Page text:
This post begins a series of several posts describing things I've learned along the road of infertility. This is a little shout out to all the "so-called" INfertile Myrtle's out there. Hopefully, others will get something from it too; as I think any of us walking along a road of suffering can glean wisdom and hope from each other!
And before I start with the #1 thing I have learned on this journey, I think I'll start with my story. It seems important to give the whole picture and let you know where I'm coming from.
Don't worry, I won't start with my birth or anything. But I will say that I was a child who dreamed often of becoming a mother. And not just being a mom; but I had a fascination with pregnancy. In all seriousness, my mom lost me several times in stores because I would wander away and follow a pregnant woman. I thought it was simply amazing. And I deeply longed for the day it would happen to me. One of my goals as an adult was to be bare-foot, pregnant and in my kitchen!
In 2005, as a 27 year-old single woman, I began experiencing more difficult than normal cycles and constant pain. Three doctors later (the first 2 told me I was stressed and needed to get on the pill) an ultrasound was done and they found my first ovarian cyst. In November of 2005, I had my first surgery to remove it and endometriosis (endo) was discovered. It was "pretty nasty" in there and at that time, I was told I had about a 40% chance of ever conceiving.
In January 2006, I began taking Depo Lupron and was put into temporary menopause for 6 months. I met and began dating my husband (obviously a very compassionate man) during this time. Within 2 months of being off Lupron, pain had returned.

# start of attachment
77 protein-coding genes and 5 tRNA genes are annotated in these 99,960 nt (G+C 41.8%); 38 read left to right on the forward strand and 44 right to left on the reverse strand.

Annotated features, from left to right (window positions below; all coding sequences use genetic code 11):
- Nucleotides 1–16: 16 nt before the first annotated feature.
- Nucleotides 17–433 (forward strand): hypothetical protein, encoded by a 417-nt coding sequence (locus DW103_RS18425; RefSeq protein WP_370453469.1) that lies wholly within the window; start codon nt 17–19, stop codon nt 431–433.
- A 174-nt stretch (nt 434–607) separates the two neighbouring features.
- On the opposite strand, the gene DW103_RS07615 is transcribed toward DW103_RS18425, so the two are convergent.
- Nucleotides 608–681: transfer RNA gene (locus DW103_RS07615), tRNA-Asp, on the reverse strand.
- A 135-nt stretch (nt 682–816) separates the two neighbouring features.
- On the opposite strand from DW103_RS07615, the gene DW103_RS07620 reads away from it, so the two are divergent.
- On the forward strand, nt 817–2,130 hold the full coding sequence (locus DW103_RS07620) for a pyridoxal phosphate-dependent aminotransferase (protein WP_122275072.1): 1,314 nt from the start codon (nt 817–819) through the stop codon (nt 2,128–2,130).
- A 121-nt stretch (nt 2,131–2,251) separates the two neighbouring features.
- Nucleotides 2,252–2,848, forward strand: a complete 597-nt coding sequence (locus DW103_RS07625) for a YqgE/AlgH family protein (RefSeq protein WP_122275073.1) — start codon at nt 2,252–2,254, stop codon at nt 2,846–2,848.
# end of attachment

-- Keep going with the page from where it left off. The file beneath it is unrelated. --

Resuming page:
I had my second surgery exactly one month before my wedding day in March. This time it was an emergency situation as they thought one of my ovaries had begun to twist cutting off circulation. Things looked much worse inside at this time and something didn't go quite well in surgery. I was hospitalized for 5 days. For a little extra explanation: the average C-section takes about 30 minutes, the average endo laproscopy takes about an hour, but for someone with my level (stage 4) of endo, surgery takes about 3 hours. It's a lot of cutting. I don't like surgery. Felipe and I began trying to conceive on our honeymoon. Prior to our wedding, we took a class on Natural Family Planning (NFP) and learned to chart and take temps. I've taken 2 classes now and have my own personal consultant! I have books of charts (12 months of charts for 2007). By December, multiple cysts had returned.
I was diagnosed (incorrectly) with polycystic ovarian syndrome and took needless medication for it for months. We began doing injections of HCG and progesterone. Went through multiple hormone tests (blood draws). I was then told by my doctor that I was above his pay grade and needed to go to a specialist. In December, we met Dr. Silverberg at the Texas Fertility Clinic. And in case I forget to put this as one of the things I learned: I learned that specialists are way better and much more skilled and efficient at this!! I hope I never have to let a non-specialist do surgery on me again.